Welcome to AVS's DIY Screen Forum!
Where in the UK are you? I've traveled there a bit, doing a few Screen projects, from Glasgow down to Dover, with a stint or two in Dublin as well.
So what paints are available to use over there?
Dulux Light & Space Ultimate White in Matte (Lumitec Technology) Tinted to a neutral Gray of N8.0 value
Spray using a Wagner Electric HVLP (W500)
The Dulux paint is like putty-thick, so you MUST thin it using at least 25% water to Paint volume (25/75). I'd get 3 UK quarts of the Dulux & Quart of Distilled Water. Have the Paint Technician add all of the Paint / Water into a 1 Gallon "Pot" (...that's what they call "Cans" in Ol' Blighty"
) and have them shake it all together. Then remove 1 Quart of the "pure White Paint / Water" and place into a Quart "Pot".
Now have them take the remaining 2 Quarts and mix in the required N8.0 Gray Tint.
You now "lightly" spray a coat of pure white onto the BOC. Let dry. Spay another Coar. Now using a soft Sanding Sponge, lightly "brish sand" the BOC surface to smooth out the inevitable "Fuzziness'" spraying intp BOC creates. After the 3rd "White" coat, and one last light "brushing", the surface will be primed, and ready to let the Tinted paint go in and create a silky smooth surface.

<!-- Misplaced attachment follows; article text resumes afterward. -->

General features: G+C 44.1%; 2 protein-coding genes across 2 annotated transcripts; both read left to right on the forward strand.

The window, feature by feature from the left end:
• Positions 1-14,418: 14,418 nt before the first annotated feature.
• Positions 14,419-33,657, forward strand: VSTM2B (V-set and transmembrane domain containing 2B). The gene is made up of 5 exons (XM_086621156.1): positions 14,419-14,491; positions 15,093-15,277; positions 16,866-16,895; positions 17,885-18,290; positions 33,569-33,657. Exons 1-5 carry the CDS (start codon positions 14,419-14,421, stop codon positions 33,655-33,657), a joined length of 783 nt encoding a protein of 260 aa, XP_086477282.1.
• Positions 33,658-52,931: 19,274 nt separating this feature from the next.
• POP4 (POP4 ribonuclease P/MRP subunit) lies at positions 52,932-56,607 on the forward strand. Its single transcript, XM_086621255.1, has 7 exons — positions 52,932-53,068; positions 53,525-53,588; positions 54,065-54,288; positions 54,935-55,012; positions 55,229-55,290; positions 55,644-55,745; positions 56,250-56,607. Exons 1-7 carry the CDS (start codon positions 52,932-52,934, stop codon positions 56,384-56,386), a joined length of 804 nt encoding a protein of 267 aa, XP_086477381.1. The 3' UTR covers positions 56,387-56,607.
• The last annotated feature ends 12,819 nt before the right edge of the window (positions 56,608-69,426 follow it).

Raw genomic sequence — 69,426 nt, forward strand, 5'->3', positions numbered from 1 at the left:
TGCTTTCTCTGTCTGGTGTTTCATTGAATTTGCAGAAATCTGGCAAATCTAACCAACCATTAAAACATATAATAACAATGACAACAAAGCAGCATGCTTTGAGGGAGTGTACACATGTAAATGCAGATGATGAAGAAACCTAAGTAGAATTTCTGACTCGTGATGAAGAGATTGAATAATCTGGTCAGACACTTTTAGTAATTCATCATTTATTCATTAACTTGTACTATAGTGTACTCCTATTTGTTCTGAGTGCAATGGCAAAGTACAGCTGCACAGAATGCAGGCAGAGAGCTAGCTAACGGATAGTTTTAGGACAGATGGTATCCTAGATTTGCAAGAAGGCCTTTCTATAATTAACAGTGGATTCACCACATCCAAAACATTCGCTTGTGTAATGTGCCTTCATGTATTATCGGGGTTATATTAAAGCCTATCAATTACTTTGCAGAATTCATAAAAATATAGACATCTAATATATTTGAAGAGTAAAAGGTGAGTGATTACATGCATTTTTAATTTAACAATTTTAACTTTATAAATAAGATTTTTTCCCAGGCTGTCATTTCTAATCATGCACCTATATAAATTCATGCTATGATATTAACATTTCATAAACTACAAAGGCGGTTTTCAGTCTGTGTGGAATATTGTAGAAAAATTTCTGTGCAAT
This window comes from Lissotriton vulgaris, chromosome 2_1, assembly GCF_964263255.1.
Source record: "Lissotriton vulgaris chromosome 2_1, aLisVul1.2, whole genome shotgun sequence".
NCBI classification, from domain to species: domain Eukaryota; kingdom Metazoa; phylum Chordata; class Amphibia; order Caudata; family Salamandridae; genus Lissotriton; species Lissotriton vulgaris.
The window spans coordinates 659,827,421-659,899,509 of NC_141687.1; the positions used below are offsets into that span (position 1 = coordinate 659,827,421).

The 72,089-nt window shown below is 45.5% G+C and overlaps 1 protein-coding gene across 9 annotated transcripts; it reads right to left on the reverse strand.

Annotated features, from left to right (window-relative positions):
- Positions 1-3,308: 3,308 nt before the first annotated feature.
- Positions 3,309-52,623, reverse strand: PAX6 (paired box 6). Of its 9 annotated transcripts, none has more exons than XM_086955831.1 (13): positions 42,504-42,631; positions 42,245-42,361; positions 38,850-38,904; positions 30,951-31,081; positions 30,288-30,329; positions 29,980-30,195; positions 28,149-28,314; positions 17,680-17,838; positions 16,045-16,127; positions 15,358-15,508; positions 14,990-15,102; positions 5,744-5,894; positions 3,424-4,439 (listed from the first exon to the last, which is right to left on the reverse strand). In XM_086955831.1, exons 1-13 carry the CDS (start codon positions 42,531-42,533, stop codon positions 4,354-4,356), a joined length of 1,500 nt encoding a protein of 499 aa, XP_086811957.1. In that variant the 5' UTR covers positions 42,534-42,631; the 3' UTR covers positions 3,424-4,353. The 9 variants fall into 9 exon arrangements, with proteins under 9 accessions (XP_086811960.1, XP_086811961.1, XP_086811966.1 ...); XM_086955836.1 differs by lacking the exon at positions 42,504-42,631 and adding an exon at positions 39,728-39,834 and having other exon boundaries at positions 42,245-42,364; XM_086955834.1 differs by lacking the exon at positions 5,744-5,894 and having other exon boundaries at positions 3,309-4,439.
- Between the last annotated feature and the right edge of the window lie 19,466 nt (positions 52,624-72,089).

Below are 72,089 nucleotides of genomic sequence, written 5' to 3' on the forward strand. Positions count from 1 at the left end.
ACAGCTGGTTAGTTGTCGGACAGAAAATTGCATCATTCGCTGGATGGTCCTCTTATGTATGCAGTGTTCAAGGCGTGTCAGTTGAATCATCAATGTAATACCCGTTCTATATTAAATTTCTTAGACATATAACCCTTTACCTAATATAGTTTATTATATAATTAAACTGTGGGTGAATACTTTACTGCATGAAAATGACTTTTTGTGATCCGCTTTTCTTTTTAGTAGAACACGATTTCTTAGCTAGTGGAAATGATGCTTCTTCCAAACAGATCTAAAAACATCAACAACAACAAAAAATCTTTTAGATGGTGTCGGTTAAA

Finish Coat spray technique should be using the "Duster" method, where you apply the paint from a distance of 14" away (35.5 cm) and move across the surface at 1 meter per second. You overlap each preceding row by 60%.
You should wind up applying a minimum of 4 of such quick, light coats. You can lightly sand after the second Finish Coat, but do not sand the last coat.
Last tip. Make sure all sides around the screen have a level backing (Cardboard - Wood - Taunt Plastic) so there is no drop=off or recessed ledge. If there is, you'll have issue with getting paint to apply evenly around the perimeter of the Screen. It will be too light. You need a continuing surface to run off onto for at least 4" then you drop your 40% of Row height and return the other direction. Never stop in the middle....never start in the middle.
Do all that and it will turn out brilliantly.